- Humphrey, Caroline
- (1943– )Professor of anthropology at Cambridge University. Humphrey has carried out research in Siberia and Mongolia in the Soviet and post-Soviet periods, as well as in India, Nepal, Inner Mongolia, and Manchuria. Her research interests include shamanism, theories of ritual, and socialist/postsocialist economy and society. With Nicholas Thomas, she coedited Shamanism, History, and the State (1994) and contributed an important chapter on the political role of shamans in the Manchu state. With Urgunge Onon, she coauthored Shamans and Elders (1996), which explores the role of shamans in Daur Mongol societies, carefully distinguishing them from elders. Both books are important engagements with the political and social place of shamans in their cultures and redress an imbalanced view of shamanism as a separate domain of life identifiable as “religion.” The latter book is also among the most detailed accounts of historical and near-contemporary Mongolian shamans and their practices, roles, and relationships with other religious functionaries. It uses “shamanism” to refer to “the entire conglomeration of ideas about beings in the world which includes the shaman,” and “shamanship” to refer to the shaman’s practice or performance.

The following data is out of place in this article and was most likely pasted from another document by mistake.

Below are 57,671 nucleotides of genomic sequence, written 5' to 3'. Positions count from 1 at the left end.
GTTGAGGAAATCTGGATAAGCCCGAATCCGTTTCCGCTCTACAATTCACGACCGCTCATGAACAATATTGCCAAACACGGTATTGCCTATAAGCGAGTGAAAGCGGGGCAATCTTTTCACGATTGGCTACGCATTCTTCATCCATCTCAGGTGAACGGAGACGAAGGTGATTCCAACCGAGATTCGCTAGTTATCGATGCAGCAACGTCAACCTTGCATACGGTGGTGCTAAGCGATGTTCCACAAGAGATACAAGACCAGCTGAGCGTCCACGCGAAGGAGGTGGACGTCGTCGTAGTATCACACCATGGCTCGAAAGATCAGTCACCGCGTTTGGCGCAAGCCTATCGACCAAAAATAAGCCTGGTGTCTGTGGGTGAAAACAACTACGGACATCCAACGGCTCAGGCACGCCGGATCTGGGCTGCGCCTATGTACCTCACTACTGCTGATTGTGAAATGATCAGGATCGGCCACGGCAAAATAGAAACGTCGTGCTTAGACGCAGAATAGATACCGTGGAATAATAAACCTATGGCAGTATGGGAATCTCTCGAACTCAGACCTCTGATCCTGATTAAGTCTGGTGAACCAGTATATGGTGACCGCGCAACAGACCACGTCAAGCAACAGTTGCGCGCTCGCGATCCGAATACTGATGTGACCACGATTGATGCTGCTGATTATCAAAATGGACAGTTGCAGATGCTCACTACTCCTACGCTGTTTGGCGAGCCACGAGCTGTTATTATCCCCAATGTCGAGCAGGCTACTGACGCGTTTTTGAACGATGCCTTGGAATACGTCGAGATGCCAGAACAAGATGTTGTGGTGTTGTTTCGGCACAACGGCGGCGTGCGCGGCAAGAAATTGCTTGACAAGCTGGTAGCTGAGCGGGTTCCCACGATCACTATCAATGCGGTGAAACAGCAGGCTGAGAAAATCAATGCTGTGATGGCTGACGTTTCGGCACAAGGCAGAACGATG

Historical dictionary of shamanism. Graham Harvey and Robert J. Wallis. 2007.